In fact, I got a C++ (working) DLL that I want to import into my C# project to call it's functions.

It does work when I specify the full path to the DLL, like this :

string str = "C:\\Users\\userName\\AppData\\Local\\myLibFolder\\myDLL.dll";
[DllImport(str, CallingConvention = CallingConvention.Cdecl)]
public static extern int DLLFunction(int Number1, int Number2);

The problem is that it's gonna be an installable project, so the user's folder will not be the same (ex : pierre, paul, jack, mum, dad, ...) depending computer/session where it'd be runned on.

So I'd like my code to be a little more generic, like this :

goes right to the temp folder of the user 
then go to parent folder
and finally go to the DLL's folder

string str = Path.GetTempPath() + "..\\myLibFolder\\myDLL.dll"; 
[DllImport(str, CallingConvention = CallingConvention.Cdecl)]
public static extern int DLLFunction(int Number1, int Number2);

The big deal is that "DllImport" desire a "const string" parameter for the DLL's directory.

So my question is :: What could be done in this case ?

  • 16
    Just deploy the DLL in the same folder as the EXE so you don't have to do anything but specify the DLL name without the path. Other schemes are possible but are all troublesome. – Hans Passant Jan 12 '12 at 14:04
  • 2
    The thing is that it's gonna be a MS Office Excel Add In, so I don't thing putting the dll in the exe's directory would be the best solution... – Jsncrdnl Jan 12 '12 at 14:11
  • 8
    Your solution is the wrong one. Don't place files in the Windows or system folders. They chose those names for a reason: because they're for Windows system files. You're not creating one of those because you don't work for Microsoft on the Windows team. Remember what you learned in kindergarten about using things that don't belong to you without permission, and put your files anywhere but there. – Cody Gray Jan 13 '12 at 0:30
  • Your solution is still wrong. Well-behaved applications that don't actually do administrative stuff shouldn't require administrative access. The other issue is that you don't know your application will actually be installed in that folder. I might move it somewhere else, or change the install path during setup (I do that kind of stuff for fun, just to break badly-behaved applications). Hard-coding paths is the epitome of bad behavior, and it's completely unnecessary. If you're using your application's folder, then that's the first path in the default search order for DLLs. All automatic. – Cody Gray Jan 14 '12 at 11:30
  • 3
    putting it in program files is NOT constant. 64bit machines have Program File (x86) instead, for example. – Louis Kottmann Jan 14 '12 at 11:30

Contrary to the suggestions by some of the other answers, using the DllImport attribute is still the correct approach.

I honestly don't understand why you can't do just like everyone else in the world and specify a relative path to your DLL. Yes, the path in which your application will be installed differs on different people's computers, but that's basically a universal rule when it comes to deployment. The DllImport mechanism is designed with this in mind.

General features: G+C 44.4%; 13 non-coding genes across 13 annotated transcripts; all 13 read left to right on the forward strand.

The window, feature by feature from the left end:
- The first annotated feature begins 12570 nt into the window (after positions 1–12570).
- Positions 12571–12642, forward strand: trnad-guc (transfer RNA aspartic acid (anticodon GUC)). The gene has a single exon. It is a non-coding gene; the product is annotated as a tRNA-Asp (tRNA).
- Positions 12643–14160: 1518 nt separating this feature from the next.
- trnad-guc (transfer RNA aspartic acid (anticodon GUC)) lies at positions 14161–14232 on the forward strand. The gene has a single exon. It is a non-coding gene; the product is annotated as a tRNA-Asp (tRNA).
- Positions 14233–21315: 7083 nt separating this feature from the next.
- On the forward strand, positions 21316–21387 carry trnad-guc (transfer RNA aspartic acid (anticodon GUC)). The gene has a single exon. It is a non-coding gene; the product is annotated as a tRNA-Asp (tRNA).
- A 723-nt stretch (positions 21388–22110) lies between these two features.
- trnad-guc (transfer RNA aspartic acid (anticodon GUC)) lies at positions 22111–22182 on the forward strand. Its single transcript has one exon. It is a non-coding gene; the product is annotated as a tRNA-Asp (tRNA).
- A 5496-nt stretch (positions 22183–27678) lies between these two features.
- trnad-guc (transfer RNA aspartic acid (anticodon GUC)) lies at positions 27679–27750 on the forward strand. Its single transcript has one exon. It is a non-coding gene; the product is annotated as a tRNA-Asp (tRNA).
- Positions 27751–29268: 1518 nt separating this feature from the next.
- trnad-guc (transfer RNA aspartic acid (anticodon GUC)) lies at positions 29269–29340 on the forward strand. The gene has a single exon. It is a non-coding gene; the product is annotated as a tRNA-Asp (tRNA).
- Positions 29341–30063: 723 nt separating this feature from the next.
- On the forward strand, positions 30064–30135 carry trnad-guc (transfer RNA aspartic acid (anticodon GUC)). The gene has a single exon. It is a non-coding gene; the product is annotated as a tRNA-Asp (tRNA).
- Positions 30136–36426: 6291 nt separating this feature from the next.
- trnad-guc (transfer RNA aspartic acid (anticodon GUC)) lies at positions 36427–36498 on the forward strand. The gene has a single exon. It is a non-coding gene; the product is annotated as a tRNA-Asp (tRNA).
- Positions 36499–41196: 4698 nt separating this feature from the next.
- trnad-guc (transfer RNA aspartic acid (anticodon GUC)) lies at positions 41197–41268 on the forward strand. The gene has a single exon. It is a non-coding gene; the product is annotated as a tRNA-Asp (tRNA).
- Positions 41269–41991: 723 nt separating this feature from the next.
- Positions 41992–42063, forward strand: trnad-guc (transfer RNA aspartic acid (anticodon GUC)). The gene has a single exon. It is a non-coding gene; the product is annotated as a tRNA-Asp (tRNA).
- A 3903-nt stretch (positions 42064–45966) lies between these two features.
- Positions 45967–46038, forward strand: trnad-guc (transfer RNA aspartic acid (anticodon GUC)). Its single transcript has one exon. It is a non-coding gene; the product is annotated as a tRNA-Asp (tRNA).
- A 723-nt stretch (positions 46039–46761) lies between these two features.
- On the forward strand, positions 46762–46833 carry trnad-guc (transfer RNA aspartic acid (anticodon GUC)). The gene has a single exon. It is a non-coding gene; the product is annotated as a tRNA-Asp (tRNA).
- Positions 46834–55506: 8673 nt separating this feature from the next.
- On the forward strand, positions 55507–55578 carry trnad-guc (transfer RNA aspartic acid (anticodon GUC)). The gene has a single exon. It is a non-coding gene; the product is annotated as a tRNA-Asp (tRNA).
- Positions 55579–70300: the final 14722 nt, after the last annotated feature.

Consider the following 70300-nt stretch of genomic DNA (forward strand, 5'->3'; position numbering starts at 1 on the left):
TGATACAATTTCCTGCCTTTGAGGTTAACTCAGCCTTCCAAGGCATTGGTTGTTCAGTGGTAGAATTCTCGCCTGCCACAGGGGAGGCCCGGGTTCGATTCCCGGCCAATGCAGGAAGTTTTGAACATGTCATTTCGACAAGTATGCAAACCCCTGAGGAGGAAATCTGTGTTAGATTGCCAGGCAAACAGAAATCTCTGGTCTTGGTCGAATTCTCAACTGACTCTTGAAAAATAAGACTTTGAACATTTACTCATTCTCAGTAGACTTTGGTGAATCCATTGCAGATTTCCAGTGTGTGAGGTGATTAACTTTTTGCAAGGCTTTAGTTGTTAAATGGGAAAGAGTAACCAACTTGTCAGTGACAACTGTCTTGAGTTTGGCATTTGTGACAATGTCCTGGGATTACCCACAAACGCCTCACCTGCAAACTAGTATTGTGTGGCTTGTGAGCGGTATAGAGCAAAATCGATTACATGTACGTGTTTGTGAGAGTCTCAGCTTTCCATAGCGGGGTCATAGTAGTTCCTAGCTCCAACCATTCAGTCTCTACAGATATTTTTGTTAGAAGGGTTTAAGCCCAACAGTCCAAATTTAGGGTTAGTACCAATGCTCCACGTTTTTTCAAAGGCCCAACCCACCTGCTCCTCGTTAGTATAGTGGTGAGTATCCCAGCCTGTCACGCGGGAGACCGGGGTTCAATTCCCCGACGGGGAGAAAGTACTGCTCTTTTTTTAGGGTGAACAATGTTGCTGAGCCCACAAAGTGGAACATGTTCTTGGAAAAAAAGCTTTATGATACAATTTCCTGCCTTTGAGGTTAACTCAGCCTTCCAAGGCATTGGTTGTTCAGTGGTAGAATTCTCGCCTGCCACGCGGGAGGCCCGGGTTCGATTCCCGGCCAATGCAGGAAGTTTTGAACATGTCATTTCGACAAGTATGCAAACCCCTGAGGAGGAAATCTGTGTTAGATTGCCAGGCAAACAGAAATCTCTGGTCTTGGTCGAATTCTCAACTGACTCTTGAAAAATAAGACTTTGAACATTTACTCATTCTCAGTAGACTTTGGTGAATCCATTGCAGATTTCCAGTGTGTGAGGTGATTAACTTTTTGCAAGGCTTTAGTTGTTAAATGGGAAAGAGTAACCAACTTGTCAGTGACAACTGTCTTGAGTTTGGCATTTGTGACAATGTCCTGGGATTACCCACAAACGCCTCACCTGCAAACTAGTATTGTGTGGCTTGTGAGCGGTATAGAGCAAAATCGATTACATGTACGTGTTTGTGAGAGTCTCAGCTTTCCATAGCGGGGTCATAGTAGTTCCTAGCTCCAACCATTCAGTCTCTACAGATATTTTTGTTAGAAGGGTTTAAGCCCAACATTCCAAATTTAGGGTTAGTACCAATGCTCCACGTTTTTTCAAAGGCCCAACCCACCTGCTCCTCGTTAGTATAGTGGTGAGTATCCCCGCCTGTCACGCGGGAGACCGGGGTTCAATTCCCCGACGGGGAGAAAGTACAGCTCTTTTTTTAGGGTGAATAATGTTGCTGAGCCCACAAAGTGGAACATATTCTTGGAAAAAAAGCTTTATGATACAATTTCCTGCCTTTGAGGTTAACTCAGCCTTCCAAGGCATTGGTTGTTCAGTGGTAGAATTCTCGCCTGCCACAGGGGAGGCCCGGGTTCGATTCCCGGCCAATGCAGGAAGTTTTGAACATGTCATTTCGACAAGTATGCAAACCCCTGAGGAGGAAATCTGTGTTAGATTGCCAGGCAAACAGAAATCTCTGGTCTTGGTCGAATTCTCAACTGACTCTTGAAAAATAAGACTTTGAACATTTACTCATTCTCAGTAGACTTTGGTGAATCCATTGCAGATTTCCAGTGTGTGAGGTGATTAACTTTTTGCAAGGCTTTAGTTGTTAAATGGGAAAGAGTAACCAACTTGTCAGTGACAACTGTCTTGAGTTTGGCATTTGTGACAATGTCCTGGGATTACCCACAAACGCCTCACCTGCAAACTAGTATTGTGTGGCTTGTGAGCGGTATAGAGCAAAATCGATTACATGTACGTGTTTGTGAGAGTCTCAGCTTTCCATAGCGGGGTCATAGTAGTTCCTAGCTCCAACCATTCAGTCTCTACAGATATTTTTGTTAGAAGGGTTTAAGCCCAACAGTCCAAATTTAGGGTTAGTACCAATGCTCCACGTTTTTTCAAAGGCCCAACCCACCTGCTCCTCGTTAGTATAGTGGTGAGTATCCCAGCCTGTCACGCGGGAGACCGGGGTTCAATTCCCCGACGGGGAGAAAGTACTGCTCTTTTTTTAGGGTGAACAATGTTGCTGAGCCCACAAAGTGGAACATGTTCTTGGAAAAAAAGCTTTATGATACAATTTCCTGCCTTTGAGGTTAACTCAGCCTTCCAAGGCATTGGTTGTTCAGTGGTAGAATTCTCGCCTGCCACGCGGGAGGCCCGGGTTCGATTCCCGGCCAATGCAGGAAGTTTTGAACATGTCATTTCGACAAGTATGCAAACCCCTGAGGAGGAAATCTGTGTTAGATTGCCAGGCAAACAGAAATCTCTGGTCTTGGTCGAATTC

In fact, it isn't even DllImport that handles it. It's the native Win32 DLL loading rules that govern things, regardless of whether you're using the handy managed wrappers (the P/Invoke marshaller just calls LoadLibrary). Those rules are enumerated in great detail here, but the important ones are excerpted here:

Before the system searches for a DLL, it checks the following:

  • If a DLL with the same module name is already loaded in memory, the system uses the loaded DLL, no matter which directory it is in. The system does not search for the DLL.
  • If the DLL is on the list of known DLLs for the version of Windows on which the application is running, the system uses its copy of the known DLL (and the known DLL's dependent DLLs, if any). The system does not search for the DLL.

If SafeDllSearchMode is enabled (the default), the search order is as follows:

  1. The directory from which the application loaded.
  2. The system directory. Use the GetSystemDirectory function to get the path of this directory.
  3. The 16-bit system directory. There is no function that obtains the path of this directory, but it is searched.
  4. The Windows directory. Use the GetWindowsDirectory function to get the path of this directory.
  5. The current directory.
  6. The directories that are listed in the PATH environment variable. Note that this does not include the per-application path specified by the App Paths registry key. The App Paths key is not used when computing the DLL search path.

So, unless you're naming your DLL the same thing as a system DLL (which you should obviously not be doing, ever, under any circumstances), the default search order will start looking in the directory from which your application was loaded. If you place the DLL there during the install, it will be found. All of the complicated problems go away if you just use relative paths.

Just write:

[DllImport("MyAppDll.dll")] // relative path; just give the DLL's name
static extern bool MyGreatFunction(int myFirstParam, int mySecondParam);

But if that doesn't work for whatever reason, and you need to force the application to look in a different directory for the DLL, you can modify the default search path using the SetDllDirectory function.
Note that, as per the documentation:

After calling SetDllDirectory, the standard DLL search path is:

  1. The directory from which the application loaded.
  2. The directory specified by the lpPathName parameter.
  3. The system directory. Use the GetSystemDirectory function to get the path of this directory.
  4. The 16-bit system directory. There is no function that obtains the path of this directory, but it is searched.